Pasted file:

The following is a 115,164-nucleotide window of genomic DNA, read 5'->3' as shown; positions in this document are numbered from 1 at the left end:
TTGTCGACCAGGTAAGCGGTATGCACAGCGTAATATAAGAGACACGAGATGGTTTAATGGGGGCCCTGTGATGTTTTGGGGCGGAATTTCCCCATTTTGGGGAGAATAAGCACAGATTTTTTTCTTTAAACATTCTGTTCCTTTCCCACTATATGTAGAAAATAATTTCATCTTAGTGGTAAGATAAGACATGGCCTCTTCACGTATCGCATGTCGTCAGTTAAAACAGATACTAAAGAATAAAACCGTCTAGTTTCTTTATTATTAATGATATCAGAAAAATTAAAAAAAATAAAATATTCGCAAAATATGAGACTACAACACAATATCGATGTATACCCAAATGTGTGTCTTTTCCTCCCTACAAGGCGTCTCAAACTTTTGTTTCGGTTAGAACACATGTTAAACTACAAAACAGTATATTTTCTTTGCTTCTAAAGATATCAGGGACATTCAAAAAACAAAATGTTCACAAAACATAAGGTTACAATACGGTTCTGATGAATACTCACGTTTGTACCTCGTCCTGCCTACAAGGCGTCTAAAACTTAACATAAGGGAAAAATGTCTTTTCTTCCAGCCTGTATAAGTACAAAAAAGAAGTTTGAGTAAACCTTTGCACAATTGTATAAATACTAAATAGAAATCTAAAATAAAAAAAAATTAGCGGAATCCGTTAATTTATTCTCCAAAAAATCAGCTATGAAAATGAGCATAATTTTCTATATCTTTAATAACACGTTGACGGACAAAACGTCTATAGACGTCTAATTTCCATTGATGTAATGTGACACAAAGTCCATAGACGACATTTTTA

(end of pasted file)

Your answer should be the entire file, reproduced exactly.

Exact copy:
The following is a 115,164-nucleotide window of genomic DNA, read 5'->3' as shown; positions in this document are numbered from 1 at the left end:
TTGTCGACCAGGTAAGCGGTATGCACAGCGTAATATAAGAGACACGAGATGGTTTAATGGGGGCCCTGTGATGTTTTGGGGCGGAATTTCCCCATTTTGGGGAGAATAAGCACAGATTTTTTTCTTTAAACATTCTGTTCCTTTCCCACTATATGTAGAAAATAATTTCATCTTAGTGGTAAGATAAGACATGGCCTCTTCACGTATCGCATGTCGTCAGTTAAAACAGATACTAAAGAATAAAACCGTCTAGTTTCTTTATTATTAATGATATCAGAAAAATTAAAAAAAATAAAATATTCGCAAAATATGAGACTACAACACAATATCGATGTATACCCAAATGTGTGTCTTTTCCTCCCTACAAGGCGTCTCAAACTTTTGTTTCGGTTAGAACACATGTTAAACTACAAAACAGTATATTTTCTTTGCTTCTAAAGATATCAGGGACATTCAAAAAACAAAATGTTCACAAAACATAAGGTTACAATACGGTTCTGATGAATACTCACGTTTGTACCTCGTCCTGCCTACAAGGCGTCTAAAACTTAACATAAGGGAAAAATGTCTTTTCTTCCAGCCTGTATAAGTACAAAAAAGAAGTTTGAGTAAACCTTTGCACAATTGTATAAATACTAAATAGAAATCTAAAATAAAAAAAAATTAGCGGAATCCGTTAATTTATTCTCCAAAAAATCAGCTATGAAAATGAGCATAATTTTCTATATCTTTAATAACACGTTGACGGACAAAACGTCTATAGACGTCTAATTTCCATTGATGTAATGTGACACAAAGTCCATAGACGACATTTTTA